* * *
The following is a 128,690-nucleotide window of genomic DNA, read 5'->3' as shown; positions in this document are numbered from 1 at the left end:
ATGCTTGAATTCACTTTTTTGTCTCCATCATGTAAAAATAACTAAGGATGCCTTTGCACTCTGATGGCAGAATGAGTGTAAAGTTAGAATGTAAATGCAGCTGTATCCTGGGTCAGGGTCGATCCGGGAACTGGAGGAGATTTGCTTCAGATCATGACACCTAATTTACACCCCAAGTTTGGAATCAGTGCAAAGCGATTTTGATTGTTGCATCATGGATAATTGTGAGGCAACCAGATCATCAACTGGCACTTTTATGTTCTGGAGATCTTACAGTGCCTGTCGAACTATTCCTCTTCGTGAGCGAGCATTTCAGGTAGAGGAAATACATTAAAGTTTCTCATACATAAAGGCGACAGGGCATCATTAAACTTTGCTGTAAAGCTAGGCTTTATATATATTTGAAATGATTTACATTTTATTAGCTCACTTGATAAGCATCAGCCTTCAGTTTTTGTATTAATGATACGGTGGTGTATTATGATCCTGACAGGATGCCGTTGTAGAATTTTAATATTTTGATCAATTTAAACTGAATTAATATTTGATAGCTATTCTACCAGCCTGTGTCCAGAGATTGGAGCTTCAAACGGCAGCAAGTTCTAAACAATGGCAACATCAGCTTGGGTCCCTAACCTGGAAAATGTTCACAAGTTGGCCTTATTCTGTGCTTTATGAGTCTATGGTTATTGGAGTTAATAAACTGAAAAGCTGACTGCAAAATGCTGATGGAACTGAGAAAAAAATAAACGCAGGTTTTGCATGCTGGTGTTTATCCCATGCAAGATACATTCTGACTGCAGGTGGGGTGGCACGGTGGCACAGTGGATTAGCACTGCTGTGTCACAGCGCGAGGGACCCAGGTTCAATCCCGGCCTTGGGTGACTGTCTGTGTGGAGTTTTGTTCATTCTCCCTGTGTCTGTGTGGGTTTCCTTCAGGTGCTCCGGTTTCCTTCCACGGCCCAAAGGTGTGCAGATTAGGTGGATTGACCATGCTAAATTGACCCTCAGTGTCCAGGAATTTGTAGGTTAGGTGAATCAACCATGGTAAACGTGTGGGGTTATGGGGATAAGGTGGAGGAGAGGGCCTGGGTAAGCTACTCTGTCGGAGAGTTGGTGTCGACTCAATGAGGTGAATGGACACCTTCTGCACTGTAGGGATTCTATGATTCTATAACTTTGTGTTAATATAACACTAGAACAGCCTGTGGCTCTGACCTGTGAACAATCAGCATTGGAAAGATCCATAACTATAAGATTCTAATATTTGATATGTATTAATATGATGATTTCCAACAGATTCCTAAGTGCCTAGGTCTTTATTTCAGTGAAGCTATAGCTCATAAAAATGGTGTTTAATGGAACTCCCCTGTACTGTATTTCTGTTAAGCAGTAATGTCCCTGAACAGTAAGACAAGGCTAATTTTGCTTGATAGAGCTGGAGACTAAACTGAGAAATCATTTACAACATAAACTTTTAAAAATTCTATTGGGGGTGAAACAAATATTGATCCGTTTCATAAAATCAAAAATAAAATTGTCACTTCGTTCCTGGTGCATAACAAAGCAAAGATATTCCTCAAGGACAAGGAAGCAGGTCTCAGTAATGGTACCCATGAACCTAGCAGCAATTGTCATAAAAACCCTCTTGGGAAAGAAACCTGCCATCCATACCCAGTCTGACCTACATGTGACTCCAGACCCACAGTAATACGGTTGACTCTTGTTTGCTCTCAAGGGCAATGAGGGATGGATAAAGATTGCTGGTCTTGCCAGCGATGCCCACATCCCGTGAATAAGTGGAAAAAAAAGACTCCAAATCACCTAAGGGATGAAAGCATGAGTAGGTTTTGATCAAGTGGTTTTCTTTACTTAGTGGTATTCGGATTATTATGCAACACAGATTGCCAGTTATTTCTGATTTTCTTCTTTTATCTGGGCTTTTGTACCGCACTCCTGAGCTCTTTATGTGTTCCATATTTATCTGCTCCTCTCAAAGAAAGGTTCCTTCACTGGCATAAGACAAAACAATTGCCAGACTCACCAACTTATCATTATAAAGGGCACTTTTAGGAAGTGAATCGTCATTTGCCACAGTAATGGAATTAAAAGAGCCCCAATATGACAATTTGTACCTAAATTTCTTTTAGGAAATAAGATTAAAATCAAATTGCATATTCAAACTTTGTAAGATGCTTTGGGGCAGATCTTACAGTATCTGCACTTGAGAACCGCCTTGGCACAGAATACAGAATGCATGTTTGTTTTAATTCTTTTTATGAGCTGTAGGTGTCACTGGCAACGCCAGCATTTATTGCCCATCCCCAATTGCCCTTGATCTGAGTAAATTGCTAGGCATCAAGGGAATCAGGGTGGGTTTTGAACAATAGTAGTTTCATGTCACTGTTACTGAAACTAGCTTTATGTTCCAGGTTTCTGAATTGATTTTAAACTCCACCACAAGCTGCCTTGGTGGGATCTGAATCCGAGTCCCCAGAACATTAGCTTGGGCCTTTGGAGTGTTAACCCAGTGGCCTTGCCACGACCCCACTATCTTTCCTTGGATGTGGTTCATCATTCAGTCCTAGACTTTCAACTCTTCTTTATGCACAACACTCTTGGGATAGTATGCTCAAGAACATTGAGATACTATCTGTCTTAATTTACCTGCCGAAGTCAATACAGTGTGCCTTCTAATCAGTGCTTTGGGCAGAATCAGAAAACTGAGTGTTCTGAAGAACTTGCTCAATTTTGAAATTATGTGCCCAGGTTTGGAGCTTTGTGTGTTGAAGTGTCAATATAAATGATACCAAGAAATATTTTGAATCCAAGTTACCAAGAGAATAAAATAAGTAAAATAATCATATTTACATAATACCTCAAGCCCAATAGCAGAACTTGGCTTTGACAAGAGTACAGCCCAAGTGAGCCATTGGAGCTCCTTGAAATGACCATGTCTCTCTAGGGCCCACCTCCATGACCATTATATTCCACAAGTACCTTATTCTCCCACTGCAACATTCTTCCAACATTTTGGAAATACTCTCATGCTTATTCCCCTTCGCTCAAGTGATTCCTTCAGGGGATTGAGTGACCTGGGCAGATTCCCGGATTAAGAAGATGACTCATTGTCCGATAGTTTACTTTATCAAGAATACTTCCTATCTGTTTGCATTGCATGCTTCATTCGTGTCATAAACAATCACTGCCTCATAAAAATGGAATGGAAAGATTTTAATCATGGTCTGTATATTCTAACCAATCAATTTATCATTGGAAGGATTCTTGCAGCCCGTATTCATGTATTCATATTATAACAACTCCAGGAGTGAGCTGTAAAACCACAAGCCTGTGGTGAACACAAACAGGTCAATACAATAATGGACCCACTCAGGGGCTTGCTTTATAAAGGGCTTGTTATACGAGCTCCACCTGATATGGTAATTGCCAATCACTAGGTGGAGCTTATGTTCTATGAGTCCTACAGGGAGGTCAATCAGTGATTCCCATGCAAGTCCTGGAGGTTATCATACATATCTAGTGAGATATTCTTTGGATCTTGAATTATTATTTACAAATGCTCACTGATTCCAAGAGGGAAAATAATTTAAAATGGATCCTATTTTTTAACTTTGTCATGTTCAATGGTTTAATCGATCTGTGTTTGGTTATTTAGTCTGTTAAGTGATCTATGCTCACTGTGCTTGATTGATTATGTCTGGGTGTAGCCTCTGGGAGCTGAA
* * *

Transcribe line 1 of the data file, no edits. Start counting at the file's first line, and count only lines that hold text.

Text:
The following is a 128,690-nucleotide window of genomic DNA, read 5'->3' as shown; positions in this document are numbered from 1 at the left end: